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From Koert Kuipers <ko...@tresata.com>
Subject Re: benefits of code gen
Date Fri, 10 Feb 2017 21:32:55 GMT
based on that i take it that math functions would be primary beneficiaries
since they work on primitives.

so if i take UnaryMathExpression as an example, would i not get the same
benefit if i change it to this?

abstract class UnaryMathExpression(val f: Double => Double, name: String)
  extends UnaryExpression with Serializable with ImplicitCastInputTypes {

  override def inputTypes: Seq[AbstractDataType] = Seq(DoubleType)
  override def dataType: DataType = DoubleType
  override def nullable: Boolean = true
  override def toString: String = s"$name($child)"
  override def prettyName: String = name

  protected override def nullSafeEval(input: Any): Any = {
    f(input.asInstanceOf[Double])
  }

  // name of function in java.lang.Math
  def funcName: String = name.toLowerCase

  def function(d: Double): Double = f(d)

  override def doGenCode(ctx: CodegenContext, ev: ExprCode): ExprCode = {
    val self = ctx.addReferenceObj(name, this, getClass.getName)
    defineCodeGen(ctx, ev, c => s"$self.function($c)")
  }
}

admittedly in this case the benefit in terms of removing complex codegen is
not there (the codegen was only one line), but if i can remove codegen here
i could also remove it in lots of other places where it does get very
unwieldy simply by replacing it with calls to methods.

Function1 is specialized, so i think (or hope) that my version does no
extra boxes/unboxing.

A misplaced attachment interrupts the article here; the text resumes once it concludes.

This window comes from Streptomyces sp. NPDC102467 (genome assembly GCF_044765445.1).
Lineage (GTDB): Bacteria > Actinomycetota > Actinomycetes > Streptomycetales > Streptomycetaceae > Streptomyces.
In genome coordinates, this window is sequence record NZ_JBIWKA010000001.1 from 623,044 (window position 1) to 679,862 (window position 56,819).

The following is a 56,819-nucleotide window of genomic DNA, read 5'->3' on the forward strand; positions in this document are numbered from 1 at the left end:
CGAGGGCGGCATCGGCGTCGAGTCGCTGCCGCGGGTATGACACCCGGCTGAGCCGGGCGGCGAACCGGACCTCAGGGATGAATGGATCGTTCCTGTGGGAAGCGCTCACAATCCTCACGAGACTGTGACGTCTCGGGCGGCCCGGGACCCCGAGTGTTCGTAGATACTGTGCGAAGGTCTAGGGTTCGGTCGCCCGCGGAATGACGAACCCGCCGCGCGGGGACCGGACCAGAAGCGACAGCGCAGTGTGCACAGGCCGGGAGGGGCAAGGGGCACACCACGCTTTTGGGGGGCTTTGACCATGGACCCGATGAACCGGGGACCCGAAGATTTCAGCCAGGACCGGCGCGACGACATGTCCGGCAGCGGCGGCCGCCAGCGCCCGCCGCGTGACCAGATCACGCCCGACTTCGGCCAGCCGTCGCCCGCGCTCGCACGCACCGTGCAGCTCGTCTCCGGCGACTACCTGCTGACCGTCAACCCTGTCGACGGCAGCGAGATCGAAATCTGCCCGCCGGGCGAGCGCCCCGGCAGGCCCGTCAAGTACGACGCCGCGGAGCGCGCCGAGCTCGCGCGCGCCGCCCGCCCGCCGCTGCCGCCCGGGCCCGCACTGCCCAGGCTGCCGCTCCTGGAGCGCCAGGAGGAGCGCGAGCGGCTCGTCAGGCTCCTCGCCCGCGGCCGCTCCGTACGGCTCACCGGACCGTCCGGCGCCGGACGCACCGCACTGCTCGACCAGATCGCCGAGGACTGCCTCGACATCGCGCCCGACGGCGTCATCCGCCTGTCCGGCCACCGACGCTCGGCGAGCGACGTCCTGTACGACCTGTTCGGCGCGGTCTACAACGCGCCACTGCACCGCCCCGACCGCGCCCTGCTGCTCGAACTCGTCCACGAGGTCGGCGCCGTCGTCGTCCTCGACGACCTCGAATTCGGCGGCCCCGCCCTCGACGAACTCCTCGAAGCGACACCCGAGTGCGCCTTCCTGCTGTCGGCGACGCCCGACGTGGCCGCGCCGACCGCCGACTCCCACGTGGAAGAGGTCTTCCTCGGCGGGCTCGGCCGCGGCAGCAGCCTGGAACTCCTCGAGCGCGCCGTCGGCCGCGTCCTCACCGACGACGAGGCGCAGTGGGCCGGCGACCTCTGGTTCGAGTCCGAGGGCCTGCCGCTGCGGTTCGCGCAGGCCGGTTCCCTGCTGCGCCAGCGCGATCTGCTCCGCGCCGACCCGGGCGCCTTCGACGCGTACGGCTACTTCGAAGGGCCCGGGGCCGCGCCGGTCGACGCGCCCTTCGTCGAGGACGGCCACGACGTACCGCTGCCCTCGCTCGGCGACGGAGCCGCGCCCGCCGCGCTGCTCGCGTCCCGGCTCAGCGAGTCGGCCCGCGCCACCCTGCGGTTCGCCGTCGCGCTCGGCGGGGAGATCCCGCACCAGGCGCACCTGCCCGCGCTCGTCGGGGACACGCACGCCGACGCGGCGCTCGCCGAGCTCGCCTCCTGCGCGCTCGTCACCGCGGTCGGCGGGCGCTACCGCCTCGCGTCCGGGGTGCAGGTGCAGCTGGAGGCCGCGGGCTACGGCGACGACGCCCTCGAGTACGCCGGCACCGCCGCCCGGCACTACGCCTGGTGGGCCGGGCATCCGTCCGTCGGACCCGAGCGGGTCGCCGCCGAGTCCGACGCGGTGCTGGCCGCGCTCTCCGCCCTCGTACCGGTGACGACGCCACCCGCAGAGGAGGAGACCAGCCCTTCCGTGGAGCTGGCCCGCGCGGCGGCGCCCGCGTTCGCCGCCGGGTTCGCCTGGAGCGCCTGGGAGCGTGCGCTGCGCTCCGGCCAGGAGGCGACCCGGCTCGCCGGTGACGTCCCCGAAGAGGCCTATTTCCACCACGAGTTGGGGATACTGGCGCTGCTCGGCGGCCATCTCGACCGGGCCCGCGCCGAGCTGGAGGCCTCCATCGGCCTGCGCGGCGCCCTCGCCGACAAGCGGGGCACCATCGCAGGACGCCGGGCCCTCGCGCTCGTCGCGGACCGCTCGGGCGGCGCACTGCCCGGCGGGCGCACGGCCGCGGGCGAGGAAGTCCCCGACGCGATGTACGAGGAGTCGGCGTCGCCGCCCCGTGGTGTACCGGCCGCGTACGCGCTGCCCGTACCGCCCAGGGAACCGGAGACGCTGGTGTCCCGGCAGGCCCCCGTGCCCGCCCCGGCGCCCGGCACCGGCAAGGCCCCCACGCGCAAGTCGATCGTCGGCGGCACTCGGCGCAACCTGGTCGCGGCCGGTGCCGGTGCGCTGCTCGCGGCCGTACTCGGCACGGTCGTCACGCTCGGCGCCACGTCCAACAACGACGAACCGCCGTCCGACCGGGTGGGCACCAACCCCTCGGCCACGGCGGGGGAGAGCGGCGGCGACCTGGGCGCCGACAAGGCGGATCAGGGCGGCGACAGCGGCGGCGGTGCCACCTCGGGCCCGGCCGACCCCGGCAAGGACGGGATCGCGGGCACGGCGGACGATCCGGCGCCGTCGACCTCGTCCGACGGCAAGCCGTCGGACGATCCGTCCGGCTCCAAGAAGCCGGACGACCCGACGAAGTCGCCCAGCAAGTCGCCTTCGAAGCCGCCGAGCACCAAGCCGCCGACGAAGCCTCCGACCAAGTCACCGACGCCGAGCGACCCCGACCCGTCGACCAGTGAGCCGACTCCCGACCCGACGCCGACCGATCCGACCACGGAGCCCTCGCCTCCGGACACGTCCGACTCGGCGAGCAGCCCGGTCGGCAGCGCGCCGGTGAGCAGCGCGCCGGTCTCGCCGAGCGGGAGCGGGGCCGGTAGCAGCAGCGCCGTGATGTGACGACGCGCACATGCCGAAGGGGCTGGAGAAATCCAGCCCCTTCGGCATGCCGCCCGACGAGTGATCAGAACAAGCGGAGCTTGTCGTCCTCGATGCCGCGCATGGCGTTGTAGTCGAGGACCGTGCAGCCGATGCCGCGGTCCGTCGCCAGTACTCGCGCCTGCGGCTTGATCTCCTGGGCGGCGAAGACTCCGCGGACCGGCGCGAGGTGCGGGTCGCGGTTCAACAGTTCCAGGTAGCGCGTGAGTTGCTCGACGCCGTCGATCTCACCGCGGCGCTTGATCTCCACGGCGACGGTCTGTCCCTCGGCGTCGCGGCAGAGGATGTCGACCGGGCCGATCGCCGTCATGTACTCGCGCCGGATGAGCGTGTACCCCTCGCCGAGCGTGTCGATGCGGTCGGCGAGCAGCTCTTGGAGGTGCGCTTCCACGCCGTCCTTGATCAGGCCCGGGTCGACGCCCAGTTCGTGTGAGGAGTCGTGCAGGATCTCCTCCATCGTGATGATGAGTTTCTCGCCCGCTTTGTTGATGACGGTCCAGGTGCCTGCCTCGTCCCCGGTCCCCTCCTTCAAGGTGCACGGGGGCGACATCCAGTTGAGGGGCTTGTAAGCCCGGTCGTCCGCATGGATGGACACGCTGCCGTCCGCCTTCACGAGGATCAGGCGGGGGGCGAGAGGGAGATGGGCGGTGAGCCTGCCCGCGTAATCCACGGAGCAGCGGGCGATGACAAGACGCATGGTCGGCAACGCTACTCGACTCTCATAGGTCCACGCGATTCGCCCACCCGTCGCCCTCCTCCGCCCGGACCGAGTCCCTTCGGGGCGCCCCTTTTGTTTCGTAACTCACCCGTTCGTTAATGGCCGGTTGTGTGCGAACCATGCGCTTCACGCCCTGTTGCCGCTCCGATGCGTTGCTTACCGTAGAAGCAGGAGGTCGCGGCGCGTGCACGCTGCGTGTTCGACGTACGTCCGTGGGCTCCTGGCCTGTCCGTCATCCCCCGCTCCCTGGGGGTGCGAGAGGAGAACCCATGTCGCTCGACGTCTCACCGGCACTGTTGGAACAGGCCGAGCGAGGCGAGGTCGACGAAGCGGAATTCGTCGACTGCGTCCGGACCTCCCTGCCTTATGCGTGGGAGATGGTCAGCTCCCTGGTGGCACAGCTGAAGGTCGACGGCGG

On Fri, Feb 10, 2017 at 2:24 PM, Reynold Xin <rxin@databricks.com> wrote:

> With complex types it doesn't work as well, but for primitive types the
> biggest benefit of whole stage codegen is that we don't even need to put
> the intermediate data into rows or columns anymore. They are just variables
> (stored in CPU registers).
>
> On Fri, Feb 10, 2017 at 8:22 PM, Koert Kuipers <koert@tresata.com> wrote:
>
>> so i have been looking for a while now at all the catalyst expressions,
>> and all the relative complex codegen going on.
>>
>> so first off i get the benefit of codegen to turn a bunch of chained
>> iterators transformations into a single codegen stage for spark. that makes
>> sense to me, because it avoids a bunch of overhead.
>>
>> but what i am not so sure about is what the benefit is of converting the
>> actual stuff that happens inside the iterator transformations into codegen.
>>
>> say if we have an expression that has 2 children and creates a struct for
>> them. why would this be faster in codegen by re-creating the code to do
>> this in a string (which is complex and error prone) compared to simply have
>> the codegen call the normal method for this in my class?
>>
>> i see so much trivial code be re-created in codegen. stuff like this:
>>
>>   private[this] def castToDateCode(
>>       from: DataType,
>>       ctx: CodegenContext): CastFunction = from match {
>>     case StringType =>
>>       val intOpt = ctx.freshName("intOpt")
>>       (c, evPrim, evNull) => s"""
>>         scala.Option<Integer> $intOpt =
>>           org.apache.spark.sql.catalyst.util.DateTimeUtils.stringToDat
>> e($c);
>>         if ($intOpt.isDefined()) {
>>           $evPrim = ((Integer) $intOpt.get()).intValue();
>>         } else {
>>           $evNull = true;
>>         }
>>        """
>>
>> is this really faster than simply calling an equivalent functions from
>> the codegen, and keeping the codegen logic restricted to the "unrolling" of
>> chained iterators?
>>
>>
>

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